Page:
Jerneck et al. [16] suggest that integrated sustainability research can be designed as a developmental process, with the research team gradually moving up the MIT hierarchy as the project progresses. Using the Lund University Centre for Integration of Social and Natural Dimensions of Sustainability (LUCID) as an example, the authors outline a staged 10 year process beginning with a first phase of multidisciplinarity (year 1–2), a second interdisciplinary phase (year 3–5), and a third transdisciplinary phase (year 6–10). This would certainly address a number of problems associated with the time-scales needed to develop trust within the team, develop common terminologies, engage with local communities, and so on, enabling a gradual approach to develop rather than diving into integrated research in its most complex form. However, judging the success of the approach would depend on setting clear definitions of the transition between these stages and, given the extent of cross-over between MIT forms noted above, this is likely to be a difficult task. Further, within the transdisciplinary stage problems are likely to emerge that require lower levels of integration to address specific questions as they emerge [41] which again suggests that the phases of development are unlikely to be as clearly distinguishable as the authors imply.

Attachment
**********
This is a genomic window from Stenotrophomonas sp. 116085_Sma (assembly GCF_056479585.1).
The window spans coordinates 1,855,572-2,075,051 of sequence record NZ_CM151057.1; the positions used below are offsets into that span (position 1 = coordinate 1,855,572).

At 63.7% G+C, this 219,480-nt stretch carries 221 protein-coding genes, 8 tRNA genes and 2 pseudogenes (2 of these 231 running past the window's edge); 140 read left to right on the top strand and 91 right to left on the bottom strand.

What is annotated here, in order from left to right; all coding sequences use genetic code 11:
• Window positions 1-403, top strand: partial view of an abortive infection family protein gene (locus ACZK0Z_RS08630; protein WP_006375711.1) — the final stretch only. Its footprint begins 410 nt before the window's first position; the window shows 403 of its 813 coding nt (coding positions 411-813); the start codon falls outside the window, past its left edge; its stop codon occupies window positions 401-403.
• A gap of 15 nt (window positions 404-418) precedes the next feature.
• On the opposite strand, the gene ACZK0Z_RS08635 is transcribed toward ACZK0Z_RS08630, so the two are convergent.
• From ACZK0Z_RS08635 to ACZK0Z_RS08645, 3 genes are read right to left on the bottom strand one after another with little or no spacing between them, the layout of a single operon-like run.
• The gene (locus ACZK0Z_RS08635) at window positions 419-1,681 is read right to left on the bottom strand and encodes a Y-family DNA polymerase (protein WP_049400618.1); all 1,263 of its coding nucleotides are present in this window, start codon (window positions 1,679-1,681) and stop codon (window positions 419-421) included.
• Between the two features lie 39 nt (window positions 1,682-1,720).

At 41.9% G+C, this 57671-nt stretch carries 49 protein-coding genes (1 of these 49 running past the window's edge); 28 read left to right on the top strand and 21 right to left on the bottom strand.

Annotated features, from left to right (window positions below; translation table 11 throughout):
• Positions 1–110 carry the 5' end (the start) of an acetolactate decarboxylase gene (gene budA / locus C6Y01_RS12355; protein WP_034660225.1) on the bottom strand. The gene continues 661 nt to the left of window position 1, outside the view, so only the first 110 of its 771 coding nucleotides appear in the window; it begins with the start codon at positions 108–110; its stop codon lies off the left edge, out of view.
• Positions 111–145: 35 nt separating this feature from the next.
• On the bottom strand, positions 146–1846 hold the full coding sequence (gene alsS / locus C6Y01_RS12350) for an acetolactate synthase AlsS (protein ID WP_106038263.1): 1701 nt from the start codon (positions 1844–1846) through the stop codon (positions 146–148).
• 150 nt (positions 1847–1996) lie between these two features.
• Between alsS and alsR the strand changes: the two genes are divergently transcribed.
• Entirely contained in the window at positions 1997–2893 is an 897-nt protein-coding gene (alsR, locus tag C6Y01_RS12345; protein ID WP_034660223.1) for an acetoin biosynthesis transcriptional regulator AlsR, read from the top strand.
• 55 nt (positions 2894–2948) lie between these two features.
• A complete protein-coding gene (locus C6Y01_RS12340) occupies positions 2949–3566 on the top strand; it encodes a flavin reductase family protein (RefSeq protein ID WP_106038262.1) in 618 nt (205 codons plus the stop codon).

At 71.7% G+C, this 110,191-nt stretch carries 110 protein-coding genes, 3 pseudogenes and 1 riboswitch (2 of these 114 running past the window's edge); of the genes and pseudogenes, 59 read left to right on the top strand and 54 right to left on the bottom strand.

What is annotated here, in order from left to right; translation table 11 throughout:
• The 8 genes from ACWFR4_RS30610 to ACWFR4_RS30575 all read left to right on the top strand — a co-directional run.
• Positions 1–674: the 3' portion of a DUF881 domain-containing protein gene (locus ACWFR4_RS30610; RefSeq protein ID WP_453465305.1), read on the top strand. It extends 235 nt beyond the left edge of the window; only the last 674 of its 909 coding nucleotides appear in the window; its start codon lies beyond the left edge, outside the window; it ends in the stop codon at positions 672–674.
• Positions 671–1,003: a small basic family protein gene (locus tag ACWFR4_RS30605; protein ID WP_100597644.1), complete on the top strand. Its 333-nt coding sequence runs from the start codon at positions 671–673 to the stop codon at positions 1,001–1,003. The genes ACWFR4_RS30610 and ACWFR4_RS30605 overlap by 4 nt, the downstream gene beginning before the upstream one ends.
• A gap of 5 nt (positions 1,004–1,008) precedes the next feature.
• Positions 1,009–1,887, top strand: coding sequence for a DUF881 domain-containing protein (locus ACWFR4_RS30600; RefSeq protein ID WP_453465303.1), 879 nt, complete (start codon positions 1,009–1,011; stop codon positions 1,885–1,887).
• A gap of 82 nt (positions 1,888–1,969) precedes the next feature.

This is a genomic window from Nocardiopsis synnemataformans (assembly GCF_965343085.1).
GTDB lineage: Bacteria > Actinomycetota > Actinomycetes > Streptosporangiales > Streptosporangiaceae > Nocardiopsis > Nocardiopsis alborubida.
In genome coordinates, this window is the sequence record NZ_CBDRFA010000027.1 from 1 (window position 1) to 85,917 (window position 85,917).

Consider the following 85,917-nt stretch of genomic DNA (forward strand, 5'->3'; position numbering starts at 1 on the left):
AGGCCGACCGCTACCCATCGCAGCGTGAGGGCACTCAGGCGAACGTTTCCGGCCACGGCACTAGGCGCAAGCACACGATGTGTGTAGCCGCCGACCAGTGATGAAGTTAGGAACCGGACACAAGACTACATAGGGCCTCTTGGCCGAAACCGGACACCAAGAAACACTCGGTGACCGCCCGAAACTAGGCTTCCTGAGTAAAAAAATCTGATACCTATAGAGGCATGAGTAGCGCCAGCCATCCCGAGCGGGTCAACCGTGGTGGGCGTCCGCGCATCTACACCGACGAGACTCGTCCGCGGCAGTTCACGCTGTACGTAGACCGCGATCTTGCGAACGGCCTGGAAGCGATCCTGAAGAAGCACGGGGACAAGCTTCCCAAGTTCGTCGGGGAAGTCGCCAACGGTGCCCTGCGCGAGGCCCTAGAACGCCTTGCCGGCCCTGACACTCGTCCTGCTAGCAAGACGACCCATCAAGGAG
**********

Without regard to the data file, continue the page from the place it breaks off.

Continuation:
And certainly we know that not all researchers are as concerned with what are often perceived as minor semantic differentiations between kinds of research. For example, Hopton et al. [51] outline their pursuance of less complex regional sustainability metrics for non-scientific and policymaking audiences. While by our definition, this is a transdisciplinary-motivated project, they call themselves multidisciplinary without reflexivity. A counter example can be found in Vandermeulen and van Huylenbroeck [76]. Their conceptualization of the project was integral to its success. By incorporating different projects (interdisciplinary) with a participatory process to integrate the knowledge and reduce bias, they achieved transdisciplinarity. Their definitions actively worked toward a successful project. The real success came not from making the project more complex, but from using clear definitions that distinguish between kinds of projects, simplify the process and therefore make success more readily attainable. By using clear definitions of what they were doing, it made the accomplishment of their goals attainable. We hope that the above clarification can promote similar successes or at least serve as a starting point for new projects.